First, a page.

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Features - Freshers' Week
stephen pryke
 

Freshers' week is almost upon us, again. Which gives ankle-biters an exciting new chapter of their life and the older ones amongst us the chance to reminisce about irresponsible wasted youth.

In honour of this glorious time, filled with hopes and dreams that had yet to be crushed, here's our guide on how we survived University and ended up with such good jobs.


Your life at university will give you an unprecedented level of freedom and independence. Enjoy it now; as you won’t get a better chance in your whole life to do what you want, when you want. Later life brings the assorted joys of work, marriage, poverty, children, death (not necessarily in that order – although, admittedly, death usually comes at the end).

When you first arrive you’ll feel like you’re the only person in the world who's lonely: everyone else will be having a better time / have made more friends / not have been homesick at all. Don’t worry, everyone feels the same, and the best method to get over this snivelling self-pity is alcohol. And your first week will be filled with the stuff.

Freshers’ week has the reputation of being one big piss-up. In my experience the reputation is deserved, although no more so than any other week of university life.

It is the time when you first encounter the intricacies of student life. You learn that beer is nice, sex is easy and freely available, that shouting and laughing loudly is hilarious and makes you seem popular and, after too much of the aformentioned, that (you think in a cutie, naive way) life is a wonderful invention.

The main objective of freshers’ week is to make you feel relaxed, so naturally booze and sex are actively encouraged. There’ll be plenty of alcohol promotions on at the union bar, gigs to see, and of course older, wiser students wanting to take advantage of these facts (remember that it’s called "fuck a fresher week"). But don’t worry if you don’t get a shag in freshers’ week, most people don’t, they just say they did to their mates back home.

There are, of course, other things going on during freshers’ week. There’s the freshers’ fayre, and it’s the week when you get to know your campus and have to do all the official bits.

The fayre will be held in some hall on campus, and when you enter you’ll be confronted by lots of people and tables. These are the Societies (which'll range from Socialist Worker to X-Files Club to the ‘wacky’ and ‘zany’ Free Lager For Elephants Society – you crazy guys).

Societies are good for making friends, and you can develop genuine interests that you’ll carry with you for the rest of your life, they’re even something for your CV. BUT don’t just join every society going, they cost money and you can always join at a later date.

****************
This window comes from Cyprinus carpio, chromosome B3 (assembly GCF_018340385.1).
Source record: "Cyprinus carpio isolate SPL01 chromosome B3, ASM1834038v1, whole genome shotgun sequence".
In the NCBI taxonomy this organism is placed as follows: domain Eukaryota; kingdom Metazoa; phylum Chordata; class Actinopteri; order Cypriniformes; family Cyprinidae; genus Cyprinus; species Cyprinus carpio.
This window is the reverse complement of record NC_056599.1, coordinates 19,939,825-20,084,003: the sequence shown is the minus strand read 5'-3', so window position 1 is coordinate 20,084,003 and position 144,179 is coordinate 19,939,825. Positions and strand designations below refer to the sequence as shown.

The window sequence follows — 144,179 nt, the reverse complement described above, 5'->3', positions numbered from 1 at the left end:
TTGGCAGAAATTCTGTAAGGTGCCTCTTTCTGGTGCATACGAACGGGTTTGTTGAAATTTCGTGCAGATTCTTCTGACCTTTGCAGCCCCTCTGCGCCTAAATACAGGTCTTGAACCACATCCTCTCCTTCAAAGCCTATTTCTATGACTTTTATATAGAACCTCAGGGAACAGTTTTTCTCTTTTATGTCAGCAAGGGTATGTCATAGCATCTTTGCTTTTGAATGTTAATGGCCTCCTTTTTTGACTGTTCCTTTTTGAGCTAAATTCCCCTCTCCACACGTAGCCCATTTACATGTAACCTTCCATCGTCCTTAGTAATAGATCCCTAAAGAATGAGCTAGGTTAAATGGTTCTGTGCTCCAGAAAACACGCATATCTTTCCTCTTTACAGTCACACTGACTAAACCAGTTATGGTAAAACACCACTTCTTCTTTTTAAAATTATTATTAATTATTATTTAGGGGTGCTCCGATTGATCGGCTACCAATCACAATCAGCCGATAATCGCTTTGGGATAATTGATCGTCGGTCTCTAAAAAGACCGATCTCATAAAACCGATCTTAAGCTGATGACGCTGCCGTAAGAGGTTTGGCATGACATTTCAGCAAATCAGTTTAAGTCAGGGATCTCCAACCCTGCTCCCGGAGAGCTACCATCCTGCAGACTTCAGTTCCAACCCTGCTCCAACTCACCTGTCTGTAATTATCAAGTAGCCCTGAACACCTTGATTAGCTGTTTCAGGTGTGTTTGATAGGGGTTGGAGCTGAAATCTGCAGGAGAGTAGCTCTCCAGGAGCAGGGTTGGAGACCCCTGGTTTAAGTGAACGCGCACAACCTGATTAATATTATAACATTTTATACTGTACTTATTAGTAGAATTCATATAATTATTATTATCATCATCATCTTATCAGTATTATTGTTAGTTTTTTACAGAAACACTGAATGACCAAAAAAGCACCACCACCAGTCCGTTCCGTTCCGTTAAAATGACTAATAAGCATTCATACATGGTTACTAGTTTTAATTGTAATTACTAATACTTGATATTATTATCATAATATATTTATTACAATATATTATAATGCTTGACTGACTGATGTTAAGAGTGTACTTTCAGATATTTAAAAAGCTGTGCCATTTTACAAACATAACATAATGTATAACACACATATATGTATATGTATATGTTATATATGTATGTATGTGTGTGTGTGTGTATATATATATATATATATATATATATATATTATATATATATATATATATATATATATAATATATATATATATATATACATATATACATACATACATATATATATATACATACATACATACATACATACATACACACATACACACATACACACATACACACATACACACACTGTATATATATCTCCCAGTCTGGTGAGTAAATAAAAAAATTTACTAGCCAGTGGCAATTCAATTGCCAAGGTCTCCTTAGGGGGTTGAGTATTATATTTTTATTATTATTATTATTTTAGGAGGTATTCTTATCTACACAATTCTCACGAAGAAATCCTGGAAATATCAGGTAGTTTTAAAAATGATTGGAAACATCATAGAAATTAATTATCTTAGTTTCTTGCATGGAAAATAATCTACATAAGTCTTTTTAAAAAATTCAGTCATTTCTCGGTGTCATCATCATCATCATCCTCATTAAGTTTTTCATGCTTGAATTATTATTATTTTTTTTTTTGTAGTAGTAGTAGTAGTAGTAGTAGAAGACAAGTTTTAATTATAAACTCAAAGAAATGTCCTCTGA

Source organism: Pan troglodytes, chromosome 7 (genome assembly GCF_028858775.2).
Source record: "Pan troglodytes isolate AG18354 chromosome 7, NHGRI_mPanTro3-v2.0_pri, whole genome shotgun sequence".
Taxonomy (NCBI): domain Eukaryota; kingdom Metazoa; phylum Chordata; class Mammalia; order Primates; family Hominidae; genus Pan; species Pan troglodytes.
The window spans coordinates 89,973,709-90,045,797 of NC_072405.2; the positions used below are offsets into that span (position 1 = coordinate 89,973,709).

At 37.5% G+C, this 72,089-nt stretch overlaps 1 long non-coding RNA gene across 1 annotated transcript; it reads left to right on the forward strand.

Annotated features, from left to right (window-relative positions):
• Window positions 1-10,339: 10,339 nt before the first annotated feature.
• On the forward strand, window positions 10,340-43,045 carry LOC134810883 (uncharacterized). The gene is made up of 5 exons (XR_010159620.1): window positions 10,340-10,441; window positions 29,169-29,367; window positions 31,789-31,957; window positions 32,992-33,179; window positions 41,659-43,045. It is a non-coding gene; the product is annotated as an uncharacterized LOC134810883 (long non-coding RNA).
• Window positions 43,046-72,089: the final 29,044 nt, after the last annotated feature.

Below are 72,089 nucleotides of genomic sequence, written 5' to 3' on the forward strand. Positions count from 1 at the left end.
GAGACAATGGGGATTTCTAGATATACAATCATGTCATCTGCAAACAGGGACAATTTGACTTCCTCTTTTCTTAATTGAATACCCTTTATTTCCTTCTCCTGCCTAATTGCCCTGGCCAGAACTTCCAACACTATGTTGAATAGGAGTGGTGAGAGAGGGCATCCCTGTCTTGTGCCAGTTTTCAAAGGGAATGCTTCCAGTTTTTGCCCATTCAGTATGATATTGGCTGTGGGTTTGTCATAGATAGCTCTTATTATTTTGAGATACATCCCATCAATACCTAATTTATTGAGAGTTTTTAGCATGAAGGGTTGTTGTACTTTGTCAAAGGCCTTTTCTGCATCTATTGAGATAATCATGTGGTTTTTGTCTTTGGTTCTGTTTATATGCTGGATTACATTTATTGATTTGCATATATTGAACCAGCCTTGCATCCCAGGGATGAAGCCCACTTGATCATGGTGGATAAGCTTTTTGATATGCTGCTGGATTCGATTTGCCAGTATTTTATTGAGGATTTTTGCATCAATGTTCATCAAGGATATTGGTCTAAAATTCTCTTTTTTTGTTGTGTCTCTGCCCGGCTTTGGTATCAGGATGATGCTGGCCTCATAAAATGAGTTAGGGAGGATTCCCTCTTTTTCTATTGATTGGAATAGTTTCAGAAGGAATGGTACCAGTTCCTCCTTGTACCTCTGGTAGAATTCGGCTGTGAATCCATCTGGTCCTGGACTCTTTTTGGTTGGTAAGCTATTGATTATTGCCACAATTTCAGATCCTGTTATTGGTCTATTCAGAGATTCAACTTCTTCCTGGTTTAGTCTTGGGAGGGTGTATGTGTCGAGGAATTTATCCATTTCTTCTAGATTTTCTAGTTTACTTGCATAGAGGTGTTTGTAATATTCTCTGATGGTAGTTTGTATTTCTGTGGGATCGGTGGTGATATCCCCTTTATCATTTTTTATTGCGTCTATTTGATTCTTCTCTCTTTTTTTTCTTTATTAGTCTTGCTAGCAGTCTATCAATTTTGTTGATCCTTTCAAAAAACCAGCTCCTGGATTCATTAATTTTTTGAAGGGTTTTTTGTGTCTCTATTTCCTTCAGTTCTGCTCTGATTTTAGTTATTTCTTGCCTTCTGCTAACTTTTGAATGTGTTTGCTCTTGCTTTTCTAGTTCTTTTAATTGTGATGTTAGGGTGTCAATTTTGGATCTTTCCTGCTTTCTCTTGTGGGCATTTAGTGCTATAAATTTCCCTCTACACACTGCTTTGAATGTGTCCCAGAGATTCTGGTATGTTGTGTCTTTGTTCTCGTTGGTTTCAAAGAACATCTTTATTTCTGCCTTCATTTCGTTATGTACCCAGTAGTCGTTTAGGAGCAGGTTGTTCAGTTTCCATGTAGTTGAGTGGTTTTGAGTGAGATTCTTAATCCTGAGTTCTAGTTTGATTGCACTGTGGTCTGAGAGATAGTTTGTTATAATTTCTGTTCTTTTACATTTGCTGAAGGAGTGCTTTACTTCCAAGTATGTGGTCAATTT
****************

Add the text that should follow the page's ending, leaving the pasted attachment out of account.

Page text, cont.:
The other thing to remember about the freshers’ fayre is that there’ll be lots of freebies on offer. If you want to take advantage, go early. You’ll get everything from calendars to posters to toothpaste to condoms. There will be lots of shite on offer, but if it’s free, it must be worth having.

The official bits of your new life do need completing, though. This will be a long arduous process. Filling in forms, standing in queues, talking to weirdoes.

There are benefits to this process and the most important one is the NUS card. This will entitle you to discounts at takeaways and high-street shops, and give you access to the union bar and other student facilities (sports centre etc.) It is well worth the boredom of getting it.

Because of all these exercises, your best friend during the registration time will be the humble passport photo. You will need millions of them.

During your first week at University you should also take time to familiarise yourself with the town / city you’ve landed in. Find the best clubs, bars, takeaways, get to know the layout of the campus, i.e. where the computer room is (this one of the few times in your life you’ll have free internet access and plenty of time, don’t waste the opportunity)

You should also register with the doctor and dentist. Sounds a bit boring, but you don’t know when you’ll need them (and when you do, there’ll be lots of paperwork before treatment).

 

Click here to read more about accommodation, eating, money, and the Golden Rules.

 

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